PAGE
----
Tai chi: moving meditation, moving medication


By Helena Gunther

Special to The PREVIEW

Tai chi (tie-chee) is often described as “moving meditation,” but it might well be called “moving medication.”

There is growing evidence (Mayo Clinic, Harvard, U.S. National Institute of Health’s Office of Alternative Medicine, etc.) that this mind-body practice, which originated in China, has value in treating or preventing many health problems, i.e., balance problems, high blood pressure, osteoporosis, arthritis, stress and anxiety. It can help increase energy, stamina, flexibility, agility, muscle strength and definition; enhance quality of sleep, the immune system and improve overall well-being.

Originally developed for self-defense, tai chi has evolved into a graceful movement form with many styles. This soft martial art concentrates on balance, spatial awareness, breathing deeply and naturally, and moving with mindfulness. Movements are usually circular, never forced; the muscles are relaxed, never tensed, making it generally safe for all ages and fitness levels. It requires no special equipment and can be done indoors or out, alone or in a group.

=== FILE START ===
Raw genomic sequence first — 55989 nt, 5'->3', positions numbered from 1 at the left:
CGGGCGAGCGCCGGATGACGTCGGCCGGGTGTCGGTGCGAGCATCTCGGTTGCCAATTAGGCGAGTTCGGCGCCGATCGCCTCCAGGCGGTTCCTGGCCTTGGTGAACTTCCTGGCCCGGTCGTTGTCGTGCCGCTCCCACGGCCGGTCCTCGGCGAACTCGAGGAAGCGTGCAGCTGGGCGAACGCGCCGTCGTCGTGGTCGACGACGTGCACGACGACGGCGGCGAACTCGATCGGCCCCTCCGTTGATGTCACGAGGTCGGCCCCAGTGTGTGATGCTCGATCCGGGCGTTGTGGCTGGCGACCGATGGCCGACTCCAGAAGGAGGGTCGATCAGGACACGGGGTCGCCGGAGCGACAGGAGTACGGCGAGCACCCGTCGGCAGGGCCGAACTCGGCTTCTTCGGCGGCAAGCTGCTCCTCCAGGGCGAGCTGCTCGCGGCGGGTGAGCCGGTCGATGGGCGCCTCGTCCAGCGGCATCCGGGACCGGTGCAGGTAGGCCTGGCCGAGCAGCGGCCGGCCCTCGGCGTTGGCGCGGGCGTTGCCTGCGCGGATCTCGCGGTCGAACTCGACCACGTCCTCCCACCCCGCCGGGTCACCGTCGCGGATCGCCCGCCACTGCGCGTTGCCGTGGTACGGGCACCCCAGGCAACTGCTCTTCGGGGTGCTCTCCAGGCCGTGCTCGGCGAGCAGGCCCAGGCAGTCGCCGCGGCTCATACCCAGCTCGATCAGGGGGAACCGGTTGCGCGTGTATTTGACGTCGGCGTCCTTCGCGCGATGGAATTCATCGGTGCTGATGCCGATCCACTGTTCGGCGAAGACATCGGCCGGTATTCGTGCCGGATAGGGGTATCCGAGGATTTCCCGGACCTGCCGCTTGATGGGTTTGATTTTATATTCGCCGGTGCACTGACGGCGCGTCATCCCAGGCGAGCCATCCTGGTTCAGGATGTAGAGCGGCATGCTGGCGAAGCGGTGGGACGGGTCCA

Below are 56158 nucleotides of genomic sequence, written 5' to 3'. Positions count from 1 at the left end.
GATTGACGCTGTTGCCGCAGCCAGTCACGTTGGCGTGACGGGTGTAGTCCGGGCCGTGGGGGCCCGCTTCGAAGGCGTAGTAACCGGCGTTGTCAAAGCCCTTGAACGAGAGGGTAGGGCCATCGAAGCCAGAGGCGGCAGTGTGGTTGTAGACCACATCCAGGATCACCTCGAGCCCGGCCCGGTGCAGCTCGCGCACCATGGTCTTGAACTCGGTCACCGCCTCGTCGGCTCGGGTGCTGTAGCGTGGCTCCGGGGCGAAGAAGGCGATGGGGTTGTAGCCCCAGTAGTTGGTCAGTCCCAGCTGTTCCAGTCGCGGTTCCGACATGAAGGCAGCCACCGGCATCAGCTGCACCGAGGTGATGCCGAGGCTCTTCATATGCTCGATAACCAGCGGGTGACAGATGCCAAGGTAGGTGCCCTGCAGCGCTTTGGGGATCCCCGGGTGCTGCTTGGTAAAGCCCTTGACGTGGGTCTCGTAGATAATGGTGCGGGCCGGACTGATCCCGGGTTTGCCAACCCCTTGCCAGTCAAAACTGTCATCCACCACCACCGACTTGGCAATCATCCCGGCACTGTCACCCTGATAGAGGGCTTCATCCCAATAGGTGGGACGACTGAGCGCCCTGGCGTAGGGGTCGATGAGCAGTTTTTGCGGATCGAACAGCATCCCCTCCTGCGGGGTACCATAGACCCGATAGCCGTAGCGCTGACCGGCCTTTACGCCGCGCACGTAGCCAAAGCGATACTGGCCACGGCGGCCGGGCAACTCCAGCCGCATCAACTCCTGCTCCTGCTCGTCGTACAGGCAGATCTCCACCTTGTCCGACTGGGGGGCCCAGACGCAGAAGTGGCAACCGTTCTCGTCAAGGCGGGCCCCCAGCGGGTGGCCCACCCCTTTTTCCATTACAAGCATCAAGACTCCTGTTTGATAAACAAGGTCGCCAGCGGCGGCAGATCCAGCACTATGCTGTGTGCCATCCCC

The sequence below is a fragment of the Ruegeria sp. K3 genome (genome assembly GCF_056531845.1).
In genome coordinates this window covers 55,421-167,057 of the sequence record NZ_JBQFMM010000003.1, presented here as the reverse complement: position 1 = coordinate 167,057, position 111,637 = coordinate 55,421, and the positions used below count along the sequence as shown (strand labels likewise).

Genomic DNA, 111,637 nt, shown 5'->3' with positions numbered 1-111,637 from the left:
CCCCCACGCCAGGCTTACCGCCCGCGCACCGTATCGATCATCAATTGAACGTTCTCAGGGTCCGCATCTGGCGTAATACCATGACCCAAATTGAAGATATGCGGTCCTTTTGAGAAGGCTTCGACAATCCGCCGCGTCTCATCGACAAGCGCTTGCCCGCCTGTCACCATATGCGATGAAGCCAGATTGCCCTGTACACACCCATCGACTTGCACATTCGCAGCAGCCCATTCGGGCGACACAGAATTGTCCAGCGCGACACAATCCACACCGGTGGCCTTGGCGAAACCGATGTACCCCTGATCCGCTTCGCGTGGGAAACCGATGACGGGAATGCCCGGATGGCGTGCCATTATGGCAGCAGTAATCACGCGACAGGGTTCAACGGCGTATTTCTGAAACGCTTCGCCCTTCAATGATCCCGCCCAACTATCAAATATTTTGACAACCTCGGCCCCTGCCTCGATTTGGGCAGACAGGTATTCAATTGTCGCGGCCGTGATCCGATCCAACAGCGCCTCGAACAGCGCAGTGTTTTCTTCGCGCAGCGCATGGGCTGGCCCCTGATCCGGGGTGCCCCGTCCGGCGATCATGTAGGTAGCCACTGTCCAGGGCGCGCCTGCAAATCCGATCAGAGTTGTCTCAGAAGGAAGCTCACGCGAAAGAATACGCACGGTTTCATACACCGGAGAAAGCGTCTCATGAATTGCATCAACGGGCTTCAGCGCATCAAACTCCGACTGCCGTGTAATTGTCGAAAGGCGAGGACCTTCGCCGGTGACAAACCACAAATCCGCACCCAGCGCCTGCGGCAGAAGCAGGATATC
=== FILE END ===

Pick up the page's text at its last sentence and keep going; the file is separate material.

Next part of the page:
A short form tai chi class is taught at the PLPOA Vista Clubhouse, 230 Port Ave., Tuesday through Friday from 9:30 to 10 a.m. A second tai chi class is taught at the Community Center on Fridays from 11 a.m. to noon. There is no fee to attend these classes.

Exercise is the magic pill to keep you strong and vibrant, and tai chi might be just the right form for you. For further information, please call Helena Gunther at 731-5529.